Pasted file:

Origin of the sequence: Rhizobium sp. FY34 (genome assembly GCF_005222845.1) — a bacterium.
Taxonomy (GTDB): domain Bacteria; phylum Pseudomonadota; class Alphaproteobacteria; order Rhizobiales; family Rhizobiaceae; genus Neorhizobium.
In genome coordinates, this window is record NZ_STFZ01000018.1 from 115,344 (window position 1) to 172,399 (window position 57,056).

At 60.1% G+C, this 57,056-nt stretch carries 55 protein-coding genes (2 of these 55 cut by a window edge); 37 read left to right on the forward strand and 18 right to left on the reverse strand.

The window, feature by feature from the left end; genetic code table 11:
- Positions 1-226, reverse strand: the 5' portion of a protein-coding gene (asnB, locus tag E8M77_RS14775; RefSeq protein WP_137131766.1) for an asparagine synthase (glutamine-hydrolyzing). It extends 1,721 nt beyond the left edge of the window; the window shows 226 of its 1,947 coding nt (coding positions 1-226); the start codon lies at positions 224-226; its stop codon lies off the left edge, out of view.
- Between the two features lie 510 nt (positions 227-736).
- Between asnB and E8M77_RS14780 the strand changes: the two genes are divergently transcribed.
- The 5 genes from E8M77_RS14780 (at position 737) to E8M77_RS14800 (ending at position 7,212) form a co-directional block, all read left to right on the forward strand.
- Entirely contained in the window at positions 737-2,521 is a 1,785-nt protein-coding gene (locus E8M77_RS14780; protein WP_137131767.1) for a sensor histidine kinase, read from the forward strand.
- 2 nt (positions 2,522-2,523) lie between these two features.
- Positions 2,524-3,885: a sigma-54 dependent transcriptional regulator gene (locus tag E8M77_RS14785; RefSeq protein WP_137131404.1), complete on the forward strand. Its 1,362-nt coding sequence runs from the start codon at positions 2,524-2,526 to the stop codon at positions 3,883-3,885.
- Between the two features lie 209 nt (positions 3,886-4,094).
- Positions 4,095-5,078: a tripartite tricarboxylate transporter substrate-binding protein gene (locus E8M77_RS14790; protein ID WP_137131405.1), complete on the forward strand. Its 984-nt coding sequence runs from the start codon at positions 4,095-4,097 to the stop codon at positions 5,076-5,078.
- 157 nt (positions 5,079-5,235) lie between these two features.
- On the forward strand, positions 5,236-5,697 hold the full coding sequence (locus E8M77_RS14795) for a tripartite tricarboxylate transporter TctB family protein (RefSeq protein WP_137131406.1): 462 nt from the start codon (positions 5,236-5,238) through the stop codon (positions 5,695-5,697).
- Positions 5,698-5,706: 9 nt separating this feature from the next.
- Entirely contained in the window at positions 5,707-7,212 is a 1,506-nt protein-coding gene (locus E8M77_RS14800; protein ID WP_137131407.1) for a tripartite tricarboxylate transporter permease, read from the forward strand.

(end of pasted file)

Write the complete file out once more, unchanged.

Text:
Origin of the sequence: Rhizobium sp. FY34 (genome assembly GCF_005222845.1) — a bacterium.
Taxonomy (GTDB): domain Bacteria; phylum Pseudomonadota; class Alphaproteobacteria; order Rhizobiales; family Rhizobiaceae; genus Neorhizobium.
In genome coordinates, this window is record NZ_STFZ01000018.1 from 115,344 (window position 1) to 172,399 (window position 57,056).

At 60.1% G+C, this 57,056-nt stretch carries 55 protein-coding genes (2 of these 55 cut by a window edge); 37 read left to right on the forward strand and 18 right to left on the reverse strand.

The window, feature by feature from the left end; genetic code table 11:
- Positions 1-226, reverse strand: the 5' portion of a protein-coding gene (asnB, locus tag E8M77_RS14775; RefSeq protein WP_137131766.1) for an asparagine synthase (glutamine-hydrolyzing). It extends 1,721 nt beyond the left edge of the window; the window shows 226 of its 1,947 coding nt (coding positions 1-226); the start codon lies at positions 224-226; its stop codon lies off the left edge, out of view.
- Between the two features lie 510 nt (positions 227-736).
- Between asnB and E8M77_RS14780 the strand changes: the two genes are divergently transcribed.
- The 5 genes from E8M77_RS14780 (at position 737) to E8M77_RS14800 (ending at position 7,212) form a co-directional block, all read left to right on the forward strand.
- Entirely contained in the window at positions 737-2,521 is a 1,785-nt protein-coding gene (locus E8M77_RS14780; protein WP_137131767.1) for a sensor histidine kinase, read from the forward strand.
- 2 nt (positions 2,522-2,523) lie between these two features.
- Positions 2,524-3,885: a sigma-54 dependent transcriptional regulator gene (locus tag E8M77_RS14785; RefSeq protein WP_137131404.1), complete on the forward strand. Its 1,362-nt coding sequence runs from the start codon at positions 2,524-2,526 to the stop codon at positions 3,883-3,885.
- Between the two features lie 209 nt (positions 3,886-4,094).
- Positions 4,095-5,078: a tripartite tricarboxylate transporter substrate-binding protein gene (locus E8M77_RS14790; protein ID WP_137131405.1), complete on the forward strand. Its 984-nt coding sequence runs from the start codon at positions 4,095-4,097 to the stop codon at positions 5,076-5,078.
- 157 nt (positions 5,079-5,235) lie between these two features.
- On the forward strand, positions 5,236-5,697 hold the full coding sequence (locus E8M77_RS14795) for a tripartite tricarboxylate transporter TctB family protein (RefSeq protein WP_137131406.1): 462 nt from the start codon (positions 5,236-5,238) through the stop codon (positions 5,695-5,697).
- Positions 5,698-5,706: 9 nt separating this feature from the next.
- Entirely contained in the window at positions 5,707-7,212 is a 1,506-nt protein-coding gene (locus E8M77_RS14800; protein ID WP_137131407.1) for a tripartite tricarboxylate transporter permease, read from the forward strand.